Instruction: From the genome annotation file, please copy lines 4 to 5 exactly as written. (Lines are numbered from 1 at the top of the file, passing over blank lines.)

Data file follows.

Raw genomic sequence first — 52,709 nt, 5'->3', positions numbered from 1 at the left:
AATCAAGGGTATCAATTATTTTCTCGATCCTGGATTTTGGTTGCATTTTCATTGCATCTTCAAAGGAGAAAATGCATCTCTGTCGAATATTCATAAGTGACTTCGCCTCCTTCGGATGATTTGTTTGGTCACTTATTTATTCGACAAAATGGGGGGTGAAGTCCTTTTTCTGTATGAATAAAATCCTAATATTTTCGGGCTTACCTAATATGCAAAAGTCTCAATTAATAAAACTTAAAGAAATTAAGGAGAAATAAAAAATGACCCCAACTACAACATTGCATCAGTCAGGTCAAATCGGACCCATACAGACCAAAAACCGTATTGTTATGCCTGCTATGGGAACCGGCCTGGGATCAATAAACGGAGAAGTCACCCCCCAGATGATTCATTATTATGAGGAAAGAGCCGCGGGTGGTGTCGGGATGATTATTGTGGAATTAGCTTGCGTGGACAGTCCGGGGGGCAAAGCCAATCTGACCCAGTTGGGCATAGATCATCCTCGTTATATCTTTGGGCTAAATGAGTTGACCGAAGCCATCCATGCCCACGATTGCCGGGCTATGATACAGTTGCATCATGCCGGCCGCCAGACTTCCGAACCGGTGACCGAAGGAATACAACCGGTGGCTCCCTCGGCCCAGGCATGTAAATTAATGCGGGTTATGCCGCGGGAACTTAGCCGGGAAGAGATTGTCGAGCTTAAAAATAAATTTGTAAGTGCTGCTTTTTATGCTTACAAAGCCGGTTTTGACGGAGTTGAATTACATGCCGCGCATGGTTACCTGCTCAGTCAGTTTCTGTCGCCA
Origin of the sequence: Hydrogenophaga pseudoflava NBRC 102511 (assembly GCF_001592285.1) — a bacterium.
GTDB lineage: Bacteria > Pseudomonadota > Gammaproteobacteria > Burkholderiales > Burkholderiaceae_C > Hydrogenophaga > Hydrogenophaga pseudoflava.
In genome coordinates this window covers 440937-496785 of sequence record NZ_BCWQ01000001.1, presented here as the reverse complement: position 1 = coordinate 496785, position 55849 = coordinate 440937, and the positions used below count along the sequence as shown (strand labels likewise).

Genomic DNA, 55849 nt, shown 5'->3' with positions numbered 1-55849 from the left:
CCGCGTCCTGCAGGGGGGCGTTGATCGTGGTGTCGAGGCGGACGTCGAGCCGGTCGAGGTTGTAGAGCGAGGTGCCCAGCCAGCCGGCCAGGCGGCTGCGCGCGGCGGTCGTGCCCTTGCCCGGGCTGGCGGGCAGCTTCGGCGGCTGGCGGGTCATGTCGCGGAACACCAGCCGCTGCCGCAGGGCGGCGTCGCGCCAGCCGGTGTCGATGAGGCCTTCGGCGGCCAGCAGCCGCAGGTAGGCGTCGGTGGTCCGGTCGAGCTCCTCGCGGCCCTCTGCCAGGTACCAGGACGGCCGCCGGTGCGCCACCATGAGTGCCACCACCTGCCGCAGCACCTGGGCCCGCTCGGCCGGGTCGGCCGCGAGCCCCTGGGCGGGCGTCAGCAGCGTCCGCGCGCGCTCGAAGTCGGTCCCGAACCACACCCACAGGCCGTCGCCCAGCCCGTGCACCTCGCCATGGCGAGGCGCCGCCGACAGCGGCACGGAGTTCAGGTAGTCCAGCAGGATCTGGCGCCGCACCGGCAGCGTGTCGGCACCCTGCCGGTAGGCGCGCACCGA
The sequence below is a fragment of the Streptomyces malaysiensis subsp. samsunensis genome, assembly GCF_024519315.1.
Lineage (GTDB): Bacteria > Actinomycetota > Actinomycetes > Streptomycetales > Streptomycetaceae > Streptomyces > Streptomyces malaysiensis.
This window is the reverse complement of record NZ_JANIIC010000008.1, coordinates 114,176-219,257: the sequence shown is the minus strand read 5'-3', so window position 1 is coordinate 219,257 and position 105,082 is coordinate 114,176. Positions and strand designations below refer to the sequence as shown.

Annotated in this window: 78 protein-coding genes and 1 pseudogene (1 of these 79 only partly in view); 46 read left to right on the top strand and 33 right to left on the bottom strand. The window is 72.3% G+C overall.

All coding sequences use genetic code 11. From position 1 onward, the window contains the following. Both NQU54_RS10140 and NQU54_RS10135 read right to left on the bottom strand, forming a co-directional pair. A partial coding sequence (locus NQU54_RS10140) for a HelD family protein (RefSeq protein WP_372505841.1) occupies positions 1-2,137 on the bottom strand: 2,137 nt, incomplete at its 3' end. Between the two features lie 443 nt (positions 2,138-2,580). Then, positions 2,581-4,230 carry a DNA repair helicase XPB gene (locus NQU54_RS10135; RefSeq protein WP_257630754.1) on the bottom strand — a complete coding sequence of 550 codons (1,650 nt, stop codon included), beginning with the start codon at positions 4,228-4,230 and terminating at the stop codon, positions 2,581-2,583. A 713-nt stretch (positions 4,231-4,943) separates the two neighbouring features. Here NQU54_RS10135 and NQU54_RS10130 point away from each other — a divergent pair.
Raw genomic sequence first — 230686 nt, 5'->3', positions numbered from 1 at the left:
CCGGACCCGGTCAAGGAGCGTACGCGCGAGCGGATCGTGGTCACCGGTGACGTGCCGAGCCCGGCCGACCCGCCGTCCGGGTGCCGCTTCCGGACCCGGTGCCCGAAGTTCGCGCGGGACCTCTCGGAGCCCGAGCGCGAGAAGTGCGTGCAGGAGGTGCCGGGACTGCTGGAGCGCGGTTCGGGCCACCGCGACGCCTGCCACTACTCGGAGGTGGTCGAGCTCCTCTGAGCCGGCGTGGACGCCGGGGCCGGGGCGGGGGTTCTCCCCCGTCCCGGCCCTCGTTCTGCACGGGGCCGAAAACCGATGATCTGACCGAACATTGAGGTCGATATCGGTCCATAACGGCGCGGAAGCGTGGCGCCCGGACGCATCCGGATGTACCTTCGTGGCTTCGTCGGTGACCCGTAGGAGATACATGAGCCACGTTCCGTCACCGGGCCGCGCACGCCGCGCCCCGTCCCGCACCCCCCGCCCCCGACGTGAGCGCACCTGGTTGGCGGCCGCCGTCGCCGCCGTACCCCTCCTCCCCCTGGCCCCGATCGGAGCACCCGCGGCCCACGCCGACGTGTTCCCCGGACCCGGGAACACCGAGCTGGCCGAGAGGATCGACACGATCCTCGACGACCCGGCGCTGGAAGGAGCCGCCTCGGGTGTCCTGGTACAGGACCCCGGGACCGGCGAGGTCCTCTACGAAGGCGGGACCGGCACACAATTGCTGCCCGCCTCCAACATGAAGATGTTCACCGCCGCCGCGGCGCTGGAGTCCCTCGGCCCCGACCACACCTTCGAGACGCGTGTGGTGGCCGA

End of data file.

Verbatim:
GTDB lineage: Bacteria > Pseudomonadota > Gammaproteobacteria > Burkholderiales > Burkholderiaceae_C > Hydrogenophaga > Hydrogenophaga pseudoflava.
In genome coordinates this window covers 440937-496785 of sequence record NZ_BCWQ01000001.1, presented here as the reverse complement: position 1 = coordinate 496785, position 55849 = coordinate 440937, and the positions used below count along the sequence as shown (strand labels likewise).